Catherine Harris, MA, ATR-BC, RYT 200
While the start of the school year is often an exciting time, it can be a stressful one too. During this season, both students and parents are facing a lot of new—new teachers, new classrooms, new routines, and new schedules. And as we know, especially as parents, any type of change can be uncomfortable, even when it is expected. This was already the case in our pre-pandemic lives, but especially so now, as we face a whole new set of challenges moving into the fall.
The recent surge in COVID cases due to the Delta variant is concerning to say the least, particularly as new information continues to arise regarding breakthrough infections in vaccinated individuals along with higher rates of the virus detected in children. It is no wonder then that many are feeling overwhelmed and anxious, discouraged and unsure as schools begin to reopen their doors this month.
Coping with Difficult Situations
As a mental health provider, I have long turned to the practice of mindfulness and mindful self-compassion as means for coping with the difficult emotions that arise from life’s many challenges. While mindfulness is probably most well known for its continual emphasis on bringing attention to the present moment, mindful self-compassion addresses the equally important aspect of how we care for ourselves within that moment.
As an example, different exercises in mindfulness can teach us how to observe the breath and body to gain information on how we feel and how we are affected by our present circumstances. Mindful self-compassion then shows us how to comfort ourselves within that moment by identifying what we need as well as how to move forward to get those needs met.
This seemingly simple act of focusing on the present while offering care and comfort to ourselves can have a profound effect. Both mindfulness and mindful self-compassion carry the ability to quickly reset our nervous system and induce the body’s relaxation response as well as shift our perspective and mindset, enabling us to see the bigger picture.
Both of these effects are needed to be able to positively respond to challenging times in our lives, such as what we are living through today. Calm minds and bodies allow us to think more clearly. And when we can think more clearly, we are better able to see the different options available and decide how best to proceed.
These practices not only help us move through and recover from stressful situations, but when practiced regularly, they can act as preventative measures as well, bolstering mental and physical health and promoting a sense of overall well-being. A wealth of empirical research from the past two decades continues to support these positive outcomes, including but not limited to:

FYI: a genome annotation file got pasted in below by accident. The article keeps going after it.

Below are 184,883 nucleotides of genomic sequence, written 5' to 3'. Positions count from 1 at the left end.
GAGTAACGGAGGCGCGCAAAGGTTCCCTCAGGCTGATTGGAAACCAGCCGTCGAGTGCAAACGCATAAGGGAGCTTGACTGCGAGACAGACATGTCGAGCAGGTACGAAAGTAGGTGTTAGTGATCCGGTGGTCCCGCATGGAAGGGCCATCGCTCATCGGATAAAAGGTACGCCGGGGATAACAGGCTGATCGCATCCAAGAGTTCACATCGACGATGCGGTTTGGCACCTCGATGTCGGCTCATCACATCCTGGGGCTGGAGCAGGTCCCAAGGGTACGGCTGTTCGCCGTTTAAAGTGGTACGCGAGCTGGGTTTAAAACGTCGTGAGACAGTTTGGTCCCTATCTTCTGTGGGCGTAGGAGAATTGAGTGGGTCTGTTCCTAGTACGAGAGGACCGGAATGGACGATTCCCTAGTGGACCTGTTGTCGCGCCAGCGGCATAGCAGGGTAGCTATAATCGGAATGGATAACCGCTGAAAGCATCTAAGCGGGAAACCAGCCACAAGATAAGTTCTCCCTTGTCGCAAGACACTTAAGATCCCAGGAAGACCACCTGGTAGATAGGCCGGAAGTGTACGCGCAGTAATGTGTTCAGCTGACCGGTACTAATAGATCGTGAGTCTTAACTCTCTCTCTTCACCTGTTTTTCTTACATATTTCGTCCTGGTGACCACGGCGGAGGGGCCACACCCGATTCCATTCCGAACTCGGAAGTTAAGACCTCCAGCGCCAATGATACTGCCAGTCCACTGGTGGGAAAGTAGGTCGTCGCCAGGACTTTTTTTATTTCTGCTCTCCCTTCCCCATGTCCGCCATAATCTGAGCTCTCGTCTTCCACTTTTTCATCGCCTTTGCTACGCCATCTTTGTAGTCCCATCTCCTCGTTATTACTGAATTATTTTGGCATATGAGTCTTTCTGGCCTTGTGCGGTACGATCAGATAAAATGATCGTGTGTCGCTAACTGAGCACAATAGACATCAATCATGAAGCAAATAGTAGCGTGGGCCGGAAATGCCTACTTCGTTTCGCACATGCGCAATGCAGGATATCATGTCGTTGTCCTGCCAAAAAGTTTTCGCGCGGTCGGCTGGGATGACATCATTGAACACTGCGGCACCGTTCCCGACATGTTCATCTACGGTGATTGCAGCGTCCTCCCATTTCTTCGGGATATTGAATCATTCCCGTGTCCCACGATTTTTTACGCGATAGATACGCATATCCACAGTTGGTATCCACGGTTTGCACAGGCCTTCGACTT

- Decreased symptoms in stress, anxiety, & depression
- Increase in feelings of gratitude, happiness, & compassion
- Increase in sense of motivation, confidence, & resilience
- Increase in healthier choices and behaviors
- Positive changes in brain structure and function
- Decreased reports of chronic pain
- Improved sleep quality
- Strengthened immune function
- Increase in overall feeling of energy
- Less active stress response*
All of these benefits center around the ability of mindfulness and mindful self-compassion to help mitigate the effects of stress by helping the nervous system recover more quickly in times of difficulty and decreasing its hyperactivity overall in the long run.
How Do I Practice Mindfulness?
One practice I have been turning to a lot over the past year and a half, both for myself and in my work with clients, is a mindful self-compassion exercise called Silver Linings.
This practice invites you to think about a past experience in your life when you were struggling, a situation that may have seemed impossible at the time, and then reflecting upon that experience through a series of questions. This reflection can be done as a formal meditation or informally as a journaling exercise. Either way, it is best to choose an event that happened some time ago and is now presently resolved.
Questions for Reflection
- What was the situation?
- How were you affected by the circumstance? Physically? Mentally? Spiritually?
- What innate qualities, strengths, and personality traits helped you through this time?
- How can you harness and use those same qualities today?